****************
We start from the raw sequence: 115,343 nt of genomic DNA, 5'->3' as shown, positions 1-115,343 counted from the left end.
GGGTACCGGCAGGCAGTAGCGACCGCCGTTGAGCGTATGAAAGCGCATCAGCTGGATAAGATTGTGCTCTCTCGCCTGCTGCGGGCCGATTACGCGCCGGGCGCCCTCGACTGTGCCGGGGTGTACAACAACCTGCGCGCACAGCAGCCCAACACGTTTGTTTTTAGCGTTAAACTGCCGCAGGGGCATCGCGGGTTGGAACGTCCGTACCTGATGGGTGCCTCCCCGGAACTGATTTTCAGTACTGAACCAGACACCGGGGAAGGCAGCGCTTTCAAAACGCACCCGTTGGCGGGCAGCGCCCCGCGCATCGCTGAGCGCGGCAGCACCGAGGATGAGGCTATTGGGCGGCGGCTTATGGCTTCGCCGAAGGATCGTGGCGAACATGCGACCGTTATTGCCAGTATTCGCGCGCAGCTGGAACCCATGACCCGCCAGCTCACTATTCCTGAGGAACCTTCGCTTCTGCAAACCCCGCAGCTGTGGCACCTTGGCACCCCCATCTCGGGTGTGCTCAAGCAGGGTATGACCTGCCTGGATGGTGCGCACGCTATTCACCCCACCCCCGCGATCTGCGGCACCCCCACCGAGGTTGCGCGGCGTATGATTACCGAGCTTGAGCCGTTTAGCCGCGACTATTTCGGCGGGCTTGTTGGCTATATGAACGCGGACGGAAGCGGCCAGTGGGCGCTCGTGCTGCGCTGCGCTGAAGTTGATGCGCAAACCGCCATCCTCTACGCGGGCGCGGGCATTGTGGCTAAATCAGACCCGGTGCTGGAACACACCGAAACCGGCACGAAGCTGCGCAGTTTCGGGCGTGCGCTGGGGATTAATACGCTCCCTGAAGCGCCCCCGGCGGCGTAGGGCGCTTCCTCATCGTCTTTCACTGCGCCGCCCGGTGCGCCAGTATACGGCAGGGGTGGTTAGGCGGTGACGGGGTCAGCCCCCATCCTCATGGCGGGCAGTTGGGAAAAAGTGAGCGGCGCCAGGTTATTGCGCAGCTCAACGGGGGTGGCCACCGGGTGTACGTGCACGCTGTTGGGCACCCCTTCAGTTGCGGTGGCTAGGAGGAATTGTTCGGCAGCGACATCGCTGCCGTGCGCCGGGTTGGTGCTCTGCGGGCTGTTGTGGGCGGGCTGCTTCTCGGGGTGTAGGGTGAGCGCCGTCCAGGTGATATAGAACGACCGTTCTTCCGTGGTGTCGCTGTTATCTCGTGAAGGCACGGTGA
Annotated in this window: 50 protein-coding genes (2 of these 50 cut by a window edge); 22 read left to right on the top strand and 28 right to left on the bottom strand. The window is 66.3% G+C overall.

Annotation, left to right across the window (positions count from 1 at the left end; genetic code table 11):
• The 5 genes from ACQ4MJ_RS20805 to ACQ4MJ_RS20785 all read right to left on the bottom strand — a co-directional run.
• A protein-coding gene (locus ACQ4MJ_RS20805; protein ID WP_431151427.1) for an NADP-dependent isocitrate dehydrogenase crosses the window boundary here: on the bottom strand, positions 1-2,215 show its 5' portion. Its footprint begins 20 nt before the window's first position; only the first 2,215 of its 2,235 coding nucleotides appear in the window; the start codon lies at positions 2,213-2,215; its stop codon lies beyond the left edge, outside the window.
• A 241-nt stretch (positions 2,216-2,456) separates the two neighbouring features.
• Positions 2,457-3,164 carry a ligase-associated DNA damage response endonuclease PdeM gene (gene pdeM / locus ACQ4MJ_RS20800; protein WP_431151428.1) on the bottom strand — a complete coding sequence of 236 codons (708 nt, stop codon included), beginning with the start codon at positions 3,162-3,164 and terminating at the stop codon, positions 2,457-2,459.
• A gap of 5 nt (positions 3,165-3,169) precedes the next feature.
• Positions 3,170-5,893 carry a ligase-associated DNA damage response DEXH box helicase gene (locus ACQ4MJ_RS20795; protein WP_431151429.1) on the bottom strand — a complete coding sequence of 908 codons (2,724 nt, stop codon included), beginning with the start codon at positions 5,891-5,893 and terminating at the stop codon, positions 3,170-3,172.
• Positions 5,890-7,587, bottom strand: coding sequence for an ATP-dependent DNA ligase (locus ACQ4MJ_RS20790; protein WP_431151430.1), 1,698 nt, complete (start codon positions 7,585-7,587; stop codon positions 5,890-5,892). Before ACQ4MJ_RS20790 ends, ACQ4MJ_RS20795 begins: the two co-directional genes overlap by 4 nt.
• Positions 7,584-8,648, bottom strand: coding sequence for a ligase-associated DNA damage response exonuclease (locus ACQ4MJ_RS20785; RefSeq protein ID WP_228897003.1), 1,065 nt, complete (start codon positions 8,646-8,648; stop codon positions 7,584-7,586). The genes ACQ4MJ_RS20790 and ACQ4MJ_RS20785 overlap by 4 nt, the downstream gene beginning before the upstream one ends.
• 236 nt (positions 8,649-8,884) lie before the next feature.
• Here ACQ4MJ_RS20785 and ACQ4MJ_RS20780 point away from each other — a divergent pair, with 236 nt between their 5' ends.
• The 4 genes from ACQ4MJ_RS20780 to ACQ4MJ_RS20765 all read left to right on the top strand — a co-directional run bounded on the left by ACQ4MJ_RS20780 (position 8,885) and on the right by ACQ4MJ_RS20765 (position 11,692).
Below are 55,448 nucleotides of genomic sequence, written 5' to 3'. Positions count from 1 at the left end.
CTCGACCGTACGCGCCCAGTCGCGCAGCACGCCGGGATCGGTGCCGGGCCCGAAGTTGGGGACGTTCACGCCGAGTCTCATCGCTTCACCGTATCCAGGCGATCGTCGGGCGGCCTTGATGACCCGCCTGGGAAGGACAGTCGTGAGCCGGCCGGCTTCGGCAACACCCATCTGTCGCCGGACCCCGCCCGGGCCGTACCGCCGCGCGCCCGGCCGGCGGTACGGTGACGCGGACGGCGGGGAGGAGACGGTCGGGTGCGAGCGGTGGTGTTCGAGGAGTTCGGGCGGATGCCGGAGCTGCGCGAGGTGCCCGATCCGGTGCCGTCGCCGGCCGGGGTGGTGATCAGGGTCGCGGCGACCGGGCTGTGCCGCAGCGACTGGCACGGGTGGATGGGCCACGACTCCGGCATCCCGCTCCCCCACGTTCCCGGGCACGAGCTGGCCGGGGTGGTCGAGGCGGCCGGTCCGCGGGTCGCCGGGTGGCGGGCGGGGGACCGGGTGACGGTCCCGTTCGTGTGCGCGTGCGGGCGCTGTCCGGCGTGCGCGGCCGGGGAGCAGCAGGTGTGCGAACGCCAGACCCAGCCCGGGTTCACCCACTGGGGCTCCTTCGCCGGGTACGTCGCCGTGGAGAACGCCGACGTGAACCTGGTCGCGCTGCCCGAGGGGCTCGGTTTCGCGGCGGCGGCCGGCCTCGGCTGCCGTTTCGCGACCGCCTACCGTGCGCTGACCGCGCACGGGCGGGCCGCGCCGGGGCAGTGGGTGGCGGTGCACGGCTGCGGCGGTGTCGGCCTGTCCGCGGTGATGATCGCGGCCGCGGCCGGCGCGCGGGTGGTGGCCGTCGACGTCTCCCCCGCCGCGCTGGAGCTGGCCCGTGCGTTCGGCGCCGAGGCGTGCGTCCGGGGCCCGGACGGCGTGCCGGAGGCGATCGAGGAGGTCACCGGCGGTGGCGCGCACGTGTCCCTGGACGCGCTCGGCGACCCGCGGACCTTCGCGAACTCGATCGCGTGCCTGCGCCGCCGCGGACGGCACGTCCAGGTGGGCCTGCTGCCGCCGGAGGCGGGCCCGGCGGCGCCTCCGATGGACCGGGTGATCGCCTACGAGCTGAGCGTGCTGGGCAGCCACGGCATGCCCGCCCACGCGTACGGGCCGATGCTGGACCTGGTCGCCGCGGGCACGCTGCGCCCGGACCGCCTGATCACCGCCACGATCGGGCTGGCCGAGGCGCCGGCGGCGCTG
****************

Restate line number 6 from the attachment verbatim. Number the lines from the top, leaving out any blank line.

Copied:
• A protein-coding gene (locus ACQ4MJ_RS20805; protein ID WP_431151427.1) for an NADP-dependent isocitrate dehydrogenase crosses the window boundary here: on the bottom strand, positions 1-2,215 show its 5' portion. Its footprint begins 20 nt before the window's first position; only the first 2,215 of its 2,235 coding nucleotides appear in the window; the start codon lies at positions 2,213-2,215; its stop codon lies beyond the left edge, outside the window.